Fruit Cobbler

With this versatile dessert, you can use blueberries, blackberries, peaches, or whatever combination you choose
Leah Hughes
Make the cobbler in a portable, disposable container to share it with friends.

Earlier this week, we visited the Morganton Farmers Market. (See the full post here.) No matter what area market you visit this time of year, you'll likely see buckets of berries and stone fruits, such as peaches and plums.

While speaking with Paul and Evelyn Benton at the Morganton market, they shared a recipe for fruit cobbler. They said handing out the free recipe has increased their blackberry sales tremendously. The Bentons' recipe reminded me of another cobbler recipe that my family has used for years. While some Southern cooks swear by a double crust to encase their fruit, woven in an elegant lattice pattern on the top — and while I appreciate those intricate pies very much — this simpler recipe is a tasty shortcut.

It is adaptable to whatever berries you have on hand and whatever size cobbler you want to make. For this version, I combined aspects of the Bentons' recipe with my family's. I used a mix of peaches, blackberries, and blueberries, which I purchased from Kings Drive Farmers Market (it's conveniently open on Tuesdays throughout the summer and fall). And I used multiple containers, so I could eat some at home and share some with friends.

If you're looking for a summertime recipe to bring to this weekend's picnic or cookout, give this one a try.

Select your fruit. My recipe called for a pint and a half. While I didn't use all of the fruit pictured, I did go a little heavier on the amount of fruit. Wash the berries first.







Peel the peaches, and slice them. Ripe or slightly overripe peaches make the best cobbler. If the peach has a brown spot or two, that's OK.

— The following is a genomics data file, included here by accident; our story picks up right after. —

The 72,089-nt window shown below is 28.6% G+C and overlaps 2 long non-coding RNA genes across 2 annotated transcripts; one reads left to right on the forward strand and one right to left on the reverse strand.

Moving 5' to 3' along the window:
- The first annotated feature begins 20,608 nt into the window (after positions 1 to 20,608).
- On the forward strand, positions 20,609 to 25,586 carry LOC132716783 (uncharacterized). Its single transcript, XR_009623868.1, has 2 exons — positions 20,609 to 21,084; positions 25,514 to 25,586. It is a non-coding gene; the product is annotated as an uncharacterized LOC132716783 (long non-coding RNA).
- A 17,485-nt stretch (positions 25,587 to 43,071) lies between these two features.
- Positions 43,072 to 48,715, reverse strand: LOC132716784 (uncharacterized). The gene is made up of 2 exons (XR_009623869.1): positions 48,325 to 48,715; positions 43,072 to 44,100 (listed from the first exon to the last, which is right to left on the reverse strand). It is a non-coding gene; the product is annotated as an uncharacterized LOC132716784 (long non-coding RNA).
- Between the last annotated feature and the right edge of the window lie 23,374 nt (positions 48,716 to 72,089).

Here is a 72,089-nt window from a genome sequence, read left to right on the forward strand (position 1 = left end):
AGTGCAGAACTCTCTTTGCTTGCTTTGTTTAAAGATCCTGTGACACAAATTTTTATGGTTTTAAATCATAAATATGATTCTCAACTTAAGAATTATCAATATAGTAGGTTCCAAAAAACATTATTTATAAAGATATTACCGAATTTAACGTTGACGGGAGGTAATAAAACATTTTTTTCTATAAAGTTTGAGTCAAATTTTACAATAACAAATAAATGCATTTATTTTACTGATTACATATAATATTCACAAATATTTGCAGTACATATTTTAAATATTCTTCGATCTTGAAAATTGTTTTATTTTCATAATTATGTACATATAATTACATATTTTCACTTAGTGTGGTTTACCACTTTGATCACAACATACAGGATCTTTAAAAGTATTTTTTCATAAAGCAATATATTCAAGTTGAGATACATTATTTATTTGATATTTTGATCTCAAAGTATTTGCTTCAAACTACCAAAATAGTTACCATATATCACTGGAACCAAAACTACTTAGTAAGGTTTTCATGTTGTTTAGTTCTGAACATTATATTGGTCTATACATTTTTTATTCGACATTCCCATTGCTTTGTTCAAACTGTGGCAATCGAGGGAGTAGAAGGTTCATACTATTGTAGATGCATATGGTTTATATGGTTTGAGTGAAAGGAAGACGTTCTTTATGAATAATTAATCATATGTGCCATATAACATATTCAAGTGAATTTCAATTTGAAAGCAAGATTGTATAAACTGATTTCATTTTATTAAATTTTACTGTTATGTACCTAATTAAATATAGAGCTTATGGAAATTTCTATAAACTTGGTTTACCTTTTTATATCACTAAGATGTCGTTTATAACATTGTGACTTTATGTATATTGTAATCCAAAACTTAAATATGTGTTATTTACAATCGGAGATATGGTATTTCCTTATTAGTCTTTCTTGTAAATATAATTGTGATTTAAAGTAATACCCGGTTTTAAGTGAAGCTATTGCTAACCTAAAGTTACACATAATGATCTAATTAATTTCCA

Select the size pan or pans. I chose to make two individual cobblers for that night's dessert, and one larger size to share with friends the next day. The recipe is for a 9×13 baking dish, so try to choose a combination of dishes that are approximately equal to that capacity. If you're using multiple dishes, place them on a baking sheet for easy moving in and out of the oven.





Preheat the oven to 350 degrees. Place a stick of butter in your pan(s), and place the pans in the oven to melt the butter.








While the butter is melting, combine your fruit with approximately half a cup of sugar (more or less depending on your preferred sweetness) and a sprinkle of cornstarch. The cornstarch thickens the fruit juice, so the cobbler isn't too runny.






Stir the fruit mixture together.









In a separate bowl, whisk together 1 cup sugar, 1 cup self-rising flour, 1 cup milk, and 1 teaspoon vanilla.









Keep an eye on the butter melting in the oven. Remove it before it starts to brown. 









Pour the sugar and flour mixture on top of the melted butter. It might look odd at first, but that's OK.









Then pour the fruit mixture on top, and place the cobbler in the oven. As the cobbler bakes, the fruit will sink to the bottom, and the crust will rise to the top.








If you use dishes that are different sizes, start checking the smaller ones after about 30 minutes. These two individual cobblers were done in 33 minutes. Every oven is different.








The larger dish took 45 minutes. The cobbler should be light brown on top and bubbly around the edges. A 9×13 dish might take up to an hour.









Grab a spoon and enjoy while the cobbler is still warm. A scoop of vanilla ice cream would be a nice addition, too.

Happy Fourth of July!



Categories: Charlotte @Home